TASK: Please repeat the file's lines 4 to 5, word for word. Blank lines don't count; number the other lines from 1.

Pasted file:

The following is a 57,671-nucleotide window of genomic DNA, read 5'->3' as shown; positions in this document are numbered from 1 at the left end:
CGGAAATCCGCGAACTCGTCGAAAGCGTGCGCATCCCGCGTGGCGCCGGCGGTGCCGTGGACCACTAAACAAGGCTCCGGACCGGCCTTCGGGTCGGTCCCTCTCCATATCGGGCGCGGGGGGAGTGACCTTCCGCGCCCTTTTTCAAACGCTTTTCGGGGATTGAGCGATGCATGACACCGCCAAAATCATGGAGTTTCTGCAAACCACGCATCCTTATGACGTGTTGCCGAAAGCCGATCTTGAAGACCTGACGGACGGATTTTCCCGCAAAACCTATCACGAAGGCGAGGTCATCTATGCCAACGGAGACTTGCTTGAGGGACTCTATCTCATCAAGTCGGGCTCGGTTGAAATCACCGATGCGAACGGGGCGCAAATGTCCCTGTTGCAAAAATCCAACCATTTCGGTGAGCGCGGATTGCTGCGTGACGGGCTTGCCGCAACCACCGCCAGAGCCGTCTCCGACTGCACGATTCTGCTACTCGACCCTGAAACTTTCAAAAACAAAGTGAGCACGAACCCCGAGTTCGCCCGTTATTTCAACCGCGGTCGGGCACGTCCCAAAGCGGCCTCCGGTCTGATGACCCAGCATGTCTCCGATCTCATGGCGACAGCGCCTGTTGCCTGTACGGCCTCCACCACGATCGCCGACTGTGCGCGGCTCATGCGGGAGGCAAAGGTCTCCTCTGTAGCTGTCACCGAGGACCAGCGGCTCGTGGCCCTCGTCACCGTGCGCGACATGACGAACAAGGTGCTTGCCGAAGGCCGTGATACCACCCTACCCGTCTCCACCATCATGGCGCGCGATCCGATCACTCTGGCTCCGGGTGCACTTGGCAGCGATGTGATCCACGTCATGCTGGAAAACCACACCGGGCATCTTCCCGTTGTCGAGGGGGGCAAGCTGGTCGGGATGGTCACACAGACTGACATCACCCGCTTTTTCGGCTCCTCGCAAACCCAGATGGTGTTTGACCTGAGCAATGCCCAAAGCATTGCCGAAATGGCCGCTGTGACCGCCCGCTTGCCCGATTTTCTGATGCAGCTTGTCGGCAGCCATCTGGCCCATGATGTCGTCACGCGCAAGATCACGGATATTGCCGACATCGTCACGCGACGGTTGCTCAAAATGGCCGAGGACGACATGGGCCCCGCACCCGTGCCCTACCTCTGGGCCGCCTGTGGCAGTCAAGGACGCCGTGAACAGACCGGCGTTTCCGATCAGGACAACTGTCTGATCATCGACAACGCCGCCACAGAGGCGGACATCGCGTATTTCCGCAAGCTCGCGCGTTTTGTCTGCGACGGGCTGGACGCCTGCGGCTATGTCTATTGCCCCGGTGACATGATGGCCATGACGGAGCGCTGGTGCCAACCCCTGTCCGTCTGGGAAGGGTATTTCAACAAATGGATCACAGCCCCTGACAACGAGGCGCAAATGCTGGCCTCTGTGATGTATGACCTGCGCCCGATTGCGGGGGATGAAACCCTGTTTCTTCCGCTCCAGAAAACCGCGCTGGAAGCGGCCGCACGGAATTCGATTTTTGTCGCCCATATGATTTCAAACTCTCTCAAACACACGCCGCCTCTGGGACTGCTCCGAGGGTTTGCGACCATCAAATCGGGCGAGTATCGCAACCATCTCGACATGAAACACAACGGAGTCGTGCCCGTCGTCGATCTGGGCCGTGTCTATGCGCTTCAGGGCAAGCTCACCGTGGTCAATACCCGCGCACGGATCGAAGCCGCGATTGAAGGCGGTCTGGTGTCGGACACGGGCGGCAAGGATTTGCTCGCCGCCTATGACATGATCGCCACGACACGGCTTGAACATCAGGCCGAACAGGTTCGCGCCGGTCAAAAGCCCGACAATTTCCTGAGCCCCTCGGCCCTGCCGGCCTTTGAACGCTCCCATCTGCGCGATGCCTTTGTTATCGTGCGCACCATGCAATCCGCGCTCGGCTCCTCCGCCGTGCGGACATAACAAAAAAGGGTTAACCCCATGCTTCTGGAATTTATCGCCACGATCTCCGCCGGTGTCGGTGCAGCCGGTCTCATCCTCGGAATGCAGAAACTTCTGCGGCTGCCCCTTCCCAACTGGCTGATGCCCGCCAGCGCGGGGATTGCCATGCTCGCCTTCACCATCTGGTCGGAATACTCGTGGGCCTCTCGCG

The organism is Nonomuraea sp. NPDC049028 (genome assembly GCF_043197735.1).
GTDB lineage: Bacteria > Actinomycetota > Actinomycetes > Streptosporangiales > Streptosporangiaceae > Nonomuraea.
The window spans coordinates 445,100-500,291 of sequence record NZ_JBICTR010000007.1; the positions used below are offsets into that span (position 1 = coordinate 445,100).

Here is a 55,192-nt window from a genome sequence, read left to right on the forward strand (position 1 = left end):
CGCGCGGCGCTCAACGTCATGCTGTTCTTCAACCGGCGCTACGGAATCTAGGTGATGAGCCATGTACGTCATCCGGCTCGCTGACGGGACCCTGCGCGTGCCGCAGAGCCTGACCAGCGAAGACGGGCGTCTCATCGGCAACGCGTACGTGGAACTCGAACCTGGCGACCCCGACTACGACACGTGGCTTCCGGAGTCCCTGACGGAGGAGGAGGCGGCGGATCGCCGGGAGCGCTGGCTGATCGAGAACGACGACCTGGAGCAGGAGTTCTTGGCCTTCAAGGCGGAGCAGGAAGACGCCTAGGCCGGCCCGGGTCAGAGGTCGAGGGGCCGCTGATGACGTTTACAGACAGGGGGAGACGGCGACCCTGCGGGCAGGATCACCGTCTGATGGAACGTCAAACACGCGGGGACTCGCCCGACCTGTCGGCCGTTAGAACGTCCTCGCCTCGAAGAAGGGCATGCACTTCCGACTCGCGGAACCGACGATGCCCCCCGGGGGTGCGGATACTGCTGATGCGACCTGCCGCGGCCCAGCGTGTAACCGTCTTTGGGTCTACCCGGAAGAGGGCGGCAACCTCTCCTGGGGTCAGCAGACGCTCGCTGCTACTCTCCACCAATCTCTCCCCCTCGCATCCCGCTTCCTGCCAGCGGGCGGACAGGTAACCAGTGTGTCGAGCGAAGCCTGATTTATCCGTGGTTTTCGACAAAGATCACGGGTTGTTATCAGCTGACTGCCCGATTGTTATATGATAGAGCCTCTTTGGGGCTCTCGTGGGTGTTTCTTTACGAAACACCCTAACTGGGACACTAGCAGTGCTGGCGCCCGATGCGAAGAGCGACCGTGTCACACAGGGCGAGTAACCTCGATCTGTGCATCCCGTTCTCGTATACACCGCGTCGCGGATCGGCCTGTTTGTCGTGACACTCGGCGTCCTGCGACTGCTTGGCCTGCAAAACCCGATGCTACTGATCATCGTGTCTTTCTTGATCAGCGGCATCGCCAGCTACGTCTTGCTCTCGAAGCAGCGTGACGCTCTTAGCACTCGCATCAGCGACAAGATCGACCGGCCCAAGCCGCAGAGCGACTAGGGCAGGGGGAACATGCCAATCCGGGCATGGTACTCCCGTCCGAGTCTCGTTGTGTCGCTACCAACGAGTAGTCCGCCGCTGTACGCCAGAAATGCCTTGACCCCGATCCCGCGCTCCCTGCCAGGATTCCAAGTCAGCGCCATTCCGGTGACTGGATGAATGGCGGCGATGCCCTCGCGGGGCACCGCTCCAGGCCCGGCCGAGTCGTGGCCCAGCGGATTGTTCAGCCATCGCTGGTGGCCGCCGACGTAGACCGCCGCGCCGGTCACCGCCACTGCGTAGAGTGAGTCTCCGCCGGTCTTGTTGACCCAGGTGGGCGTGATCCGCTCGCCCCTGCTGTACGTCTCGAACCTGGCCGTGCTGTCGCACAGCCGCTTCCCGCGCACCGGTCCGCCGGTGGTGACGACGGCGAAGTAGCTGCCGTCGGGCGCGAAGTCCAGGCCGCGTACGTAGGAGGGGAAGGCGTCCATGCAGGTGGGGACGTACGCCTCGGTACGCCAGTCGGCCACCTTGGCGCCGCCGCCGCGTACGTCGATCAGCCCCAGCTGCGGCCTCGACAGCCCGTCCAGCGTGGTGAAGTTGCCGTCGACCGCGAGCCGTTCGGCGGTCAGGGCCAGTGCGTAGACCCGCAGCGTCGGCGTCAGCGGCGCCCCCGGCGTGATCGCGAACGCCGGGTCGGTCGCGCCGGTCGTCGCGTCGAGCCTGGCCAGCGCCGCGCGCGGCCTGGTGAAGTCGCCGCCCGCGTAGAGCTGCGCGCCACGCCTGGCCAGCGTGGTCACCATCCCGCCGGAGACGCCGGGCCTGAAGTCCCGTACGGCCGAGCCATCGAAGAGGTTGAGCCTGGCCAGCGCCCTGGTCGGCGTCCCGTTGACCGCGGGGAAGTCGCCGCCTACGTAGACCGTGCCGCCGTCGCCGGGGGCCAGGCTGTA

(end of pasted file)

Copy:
GTDB lineage: Bacteria > Actinomycetota > Actinomycetes > Streptosporangiales > Streptosporangiaceae > Nonomuraea.
The window spans coordinates 445,100-500,291 of sequence record NZ_JBICTR010000007.1; the positions used below are offsets into that span (position 1 = coordinate 445,100).